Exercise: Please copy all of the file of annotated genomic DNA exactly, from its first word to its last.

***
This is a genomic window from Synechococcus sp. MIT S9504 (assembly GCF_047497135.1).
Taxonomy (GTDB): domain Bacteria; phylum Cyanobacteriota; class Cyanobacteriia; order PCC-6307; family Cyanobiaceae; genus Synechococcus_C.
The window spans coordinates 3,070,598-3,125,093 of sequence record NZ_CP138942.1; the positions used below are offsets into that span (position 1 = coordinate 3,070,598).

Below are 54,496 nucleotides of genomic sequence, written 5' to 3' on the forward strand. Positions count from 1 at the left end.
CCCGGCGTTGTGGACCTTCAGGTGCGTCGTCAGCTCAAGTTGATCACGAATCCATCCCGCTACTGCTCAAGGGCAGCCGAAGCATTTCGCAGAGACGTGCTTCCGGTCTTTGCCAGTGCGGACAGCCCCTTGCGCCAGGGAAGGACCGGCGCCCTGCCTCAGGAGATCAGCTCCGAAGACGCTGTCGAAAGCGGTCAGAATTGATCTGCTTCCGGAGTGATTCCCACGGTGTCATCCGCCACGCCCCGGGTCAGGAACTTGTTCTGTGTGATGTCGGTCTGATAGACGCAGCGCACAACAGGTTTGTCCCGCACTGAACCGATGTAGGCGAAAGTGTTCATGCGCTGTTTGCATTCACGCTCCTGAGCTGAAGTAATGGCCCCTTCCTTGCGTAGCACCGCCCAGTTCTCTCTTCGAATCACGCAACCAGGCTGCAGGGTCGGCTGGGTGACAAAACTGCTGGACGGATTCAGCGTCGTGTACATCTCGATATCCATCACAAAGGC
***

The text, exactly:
This is a genomic window from Synechococcus sp. MIT S9504 (assembly GCF_047497135.1).
Taxonomy (GTDB): domain Bacteria; phylum Cyanobacteriota; class Cyanobacteriia; order PCC-6307; family Cyanobiaceae; genus Synechococcus_C.
The window spans coordinates 3,070,598-3,125,093 of sequence record NZ_CP138942.1; the positions used below are offsets into that span (position 1 = coordinate 3,070,598).

Below are 54,496 nucleotides of genomic sequence, written 5' to 3' on the forward strand. Positions count from 1 at the left end.
CCCGGCGTTGTGGACCTTCAGGTGCGTCGTCAGCTCAAGTTGATCACGAATCCATCCCGCTACTGCTCAAGGGCAGCCGAAGCATTTCGCAGAGACGTGCTTCCGGTCTTTGCCAGTGCGGACAGCCCCTTGCGCCAGGGAAGGACCGGCGCCCTGCCTCAGGAGATCAGCTCCGAAGACGCTGTCGAAAGCGGTCAGAATTGATCTGCTTCCGGAGTGATTCCCACGGTGTCATCCGCCACGCCCCGGGTCAGGAACTTGTTCTGTGTGATGTCGGTCTGATAGACGCAGCGCACAACAGGTTTGTCCCGCACTGAACCGATGTAGGCGAAAGTGTTCATGCGCTGTTTGCATTCACGCTCCTGAGCTGAAGTAATGGCCCCTTCCTTGCGTAGCACCGCCCAGTTCTCTCTTCGAATCACGCAACCAGGCTGCAGGGTCGGCTGGGTGACAAAACTGCTGGACGGATTCAGCGTCGTGTACATCTCGATATCCATCACAAAGGC